First, and most importantly, we should care because our common humanity demands that we care, and refugee resettlement provides hope for a brighter future to those around the world who have been subjected to egregious violations of their rights. In fact, since the overwhelming bipartisan passage of the Refugee Act of 1980, the United States has successfully resettled more than 3 million refugees.

Second, refugees - from Albert Einstein to Madeleine Albright to Sergey Brin - have not only enriched our country in fields like science, politics, and technology, but refugees have also made enormous economic contributions through relentless entrepreneurialism that creates businesses, jobs, and tax revenues.

Across the United States, refugees have revitalized declining communities. In Buffalo, New York, for example, refugees and other immigrants contributed $3.1 billion to the metropolitan area's GDP in 2014-about 5.7 percent of the area's total GDP that year, according to a report by International Institute and the New American Economy. Indeed, over a recent 10-year period, some 12,000 refugees had settled in Buffalo, stalling decades of population decline. One draft study from the Department of Health and Human Services showed that over the decade ending in 2014, refugees in the United States generated $63 billion more in government revenue than was spent on public services for them. The Trump administration ignored its report on this matter.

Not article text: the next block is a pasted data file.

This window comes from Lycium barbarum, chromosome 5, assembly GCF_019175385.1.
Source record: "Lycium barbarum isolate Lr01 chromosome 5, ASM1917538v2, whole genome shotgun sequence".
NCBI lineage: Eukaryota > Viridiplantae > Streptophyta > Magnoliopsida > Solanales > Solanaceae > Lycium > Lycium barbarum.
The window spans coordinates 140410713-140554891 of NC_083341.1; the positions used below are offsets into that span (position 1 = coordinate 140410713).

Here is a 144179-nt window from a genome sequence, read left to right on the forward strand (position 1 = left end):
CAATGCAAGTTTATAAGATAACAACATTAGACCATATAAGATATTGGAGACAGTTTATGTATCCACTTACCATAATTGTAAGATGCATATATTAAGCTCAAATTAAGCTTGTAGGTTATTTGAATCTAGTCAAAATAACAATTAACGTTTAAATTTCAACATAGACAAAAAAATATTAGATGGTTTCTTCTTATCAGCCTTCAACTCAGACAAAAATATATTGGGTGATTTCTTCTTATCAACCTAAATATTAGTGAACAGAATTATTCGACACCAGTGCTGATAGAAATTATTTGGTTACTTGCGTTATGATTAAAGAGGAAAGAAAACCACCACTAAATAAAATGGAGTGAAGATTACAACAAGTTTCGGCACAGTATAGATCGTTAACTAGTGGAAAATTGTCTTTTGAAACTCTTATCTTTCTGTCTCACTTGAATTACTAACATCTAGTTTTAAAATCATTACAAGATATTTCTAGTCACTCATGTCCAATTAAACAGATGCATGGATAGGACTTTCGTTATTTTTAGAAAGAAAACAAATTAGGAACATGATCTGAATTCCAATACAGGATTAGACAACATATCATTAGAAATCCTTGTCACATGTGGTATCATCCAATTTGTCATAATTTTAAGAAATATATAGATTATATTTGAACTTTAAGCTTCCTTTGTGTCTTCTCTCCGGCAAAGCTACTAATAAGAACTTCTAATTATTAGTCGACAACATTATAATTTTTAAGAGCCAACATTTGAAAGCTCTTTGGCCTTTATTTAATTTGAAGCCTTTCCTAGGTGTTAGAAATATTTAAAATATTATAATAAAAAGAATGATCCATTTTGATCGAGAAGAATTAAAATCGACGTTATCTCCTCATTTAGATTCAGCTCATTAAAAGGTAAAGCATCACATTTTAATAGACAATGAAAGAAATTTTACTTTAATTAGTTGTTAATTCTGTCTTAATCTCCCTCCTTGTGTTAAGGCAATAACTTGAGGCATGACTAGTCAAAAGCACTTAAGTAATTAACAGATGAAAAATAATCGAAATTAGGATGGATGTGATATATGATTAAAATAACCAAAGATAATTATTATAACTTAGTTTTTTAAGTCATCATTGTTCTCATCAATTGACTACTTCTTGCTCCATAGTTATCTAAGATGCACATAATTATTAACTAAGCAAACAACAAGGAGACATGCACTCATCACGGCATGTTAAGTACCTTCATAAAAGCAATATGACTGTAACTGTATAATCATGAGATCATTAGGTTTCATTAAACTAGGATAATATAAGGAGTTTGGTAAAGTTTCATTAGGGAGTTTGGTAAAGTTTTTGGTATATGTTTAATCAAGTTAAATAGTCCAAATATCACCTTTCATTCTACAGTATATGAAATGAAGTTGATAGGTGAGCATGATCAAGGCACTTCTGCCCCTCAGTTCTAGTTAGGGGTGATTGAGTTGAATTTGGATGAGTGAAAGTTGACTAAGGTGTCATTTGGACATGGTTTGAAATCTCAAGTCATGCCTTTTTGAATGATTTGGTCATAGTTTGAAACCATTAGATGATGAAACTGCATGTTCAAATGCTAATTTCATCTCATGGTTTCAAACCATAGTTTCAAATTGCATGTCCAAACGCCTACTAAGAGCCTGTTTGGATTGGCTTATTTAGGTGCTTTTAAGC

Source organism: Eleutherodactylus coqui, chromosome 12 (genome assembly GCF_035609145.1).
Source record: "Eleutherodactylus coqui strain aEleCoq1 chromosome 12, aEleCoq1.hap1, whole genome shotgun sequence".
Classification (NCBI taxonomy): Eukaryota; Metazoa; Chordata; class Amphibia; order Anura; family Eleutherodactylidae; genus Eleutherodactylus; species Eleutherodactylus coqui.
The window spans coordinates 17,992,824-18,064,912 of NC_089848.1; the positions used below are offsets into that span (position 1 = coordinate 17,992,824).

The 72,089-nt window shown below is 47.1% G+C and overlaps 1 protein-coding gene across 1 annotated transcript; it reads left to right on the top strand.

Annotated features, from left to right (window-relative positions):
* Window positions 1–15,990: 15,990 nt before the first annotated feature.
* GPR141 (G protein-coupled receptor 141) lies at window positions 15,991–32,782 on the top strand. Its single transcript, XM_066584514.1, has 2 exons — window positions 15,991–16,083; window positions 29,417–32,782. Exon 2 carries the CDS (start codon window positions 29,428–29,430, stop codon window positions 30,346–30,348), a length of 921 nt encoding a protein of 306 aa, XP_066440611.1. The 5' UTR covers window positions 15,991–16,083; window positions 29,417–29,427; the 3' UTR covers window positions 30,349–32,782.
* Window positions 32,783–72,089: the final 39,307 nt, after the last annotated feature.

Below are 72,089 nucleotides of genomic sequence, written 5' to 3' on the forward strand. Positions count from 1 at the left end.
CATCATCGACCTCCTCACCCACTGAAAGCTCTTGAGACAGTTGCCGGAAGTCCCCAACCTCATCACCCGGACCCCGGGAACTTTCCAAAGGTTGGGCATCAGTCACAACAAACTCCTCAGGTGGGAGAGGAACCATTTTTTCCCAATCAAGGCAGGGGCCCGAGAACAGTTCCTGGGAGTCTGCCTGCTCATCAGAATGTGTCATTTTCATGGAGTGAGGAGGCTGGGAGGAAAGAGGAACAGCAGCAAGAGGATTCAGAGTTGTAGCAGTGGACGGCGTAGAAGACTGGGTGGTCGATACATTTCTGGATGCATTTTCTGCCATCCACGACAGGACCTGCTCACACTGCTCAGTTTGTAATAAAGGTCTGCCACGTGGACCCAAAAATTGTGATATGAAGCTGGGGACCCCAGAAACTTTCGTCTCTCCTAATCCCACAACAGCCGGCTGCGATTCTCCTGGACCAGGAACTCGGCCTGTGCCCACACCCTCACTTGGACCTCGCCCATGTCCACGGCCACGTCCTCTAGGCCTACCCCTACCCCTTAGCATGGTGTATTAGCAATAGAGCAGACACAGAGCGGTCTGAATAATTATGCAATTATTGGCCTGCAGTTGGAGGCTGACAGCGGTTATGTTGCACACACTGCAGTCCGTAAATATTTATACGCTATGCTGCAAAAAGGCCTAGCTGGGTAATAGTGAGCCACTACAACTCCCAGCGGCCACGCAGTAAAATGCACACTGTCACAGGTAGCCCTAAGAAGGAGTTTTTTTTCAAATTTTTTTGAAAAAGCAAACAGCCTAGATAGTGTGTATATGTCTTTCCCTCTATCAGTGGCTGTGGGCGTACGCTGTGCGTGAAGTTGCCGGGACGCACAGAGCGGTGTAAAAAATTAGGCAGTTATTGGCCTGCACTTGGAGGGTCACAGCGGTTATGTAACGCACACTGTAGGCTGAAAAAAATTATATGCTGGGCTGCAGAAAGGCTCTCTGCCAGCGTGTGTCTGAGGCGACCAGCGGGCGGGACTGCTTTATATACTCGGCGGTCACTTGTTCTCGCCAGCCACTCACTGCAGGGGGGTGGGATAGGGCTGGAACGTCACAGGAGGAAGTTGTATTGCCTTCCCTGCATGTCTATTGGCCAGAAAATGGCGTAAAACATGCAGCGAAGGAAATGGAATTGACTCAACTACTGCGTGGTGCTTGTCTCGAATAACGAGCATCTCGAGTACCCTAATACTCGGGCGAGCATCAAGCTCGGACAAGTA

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The strategic case for refugee resettlement is straightforward. But why not give them an opportunity to put their money where their mouth is? Private sponsors should be subject to oversight, as it would be outrageous to allow Americans to take advantage of refugee immigrants, and outcomes for the

5. Why should we take in Syrian refugees ? I've heard most of them are terrorists trying to do us We have assisted 1.5 million Iraqi and Syrian refugees with food, shelter, education and medical care . The refugee resettlement system takes already religious persecution into account when it prioritizes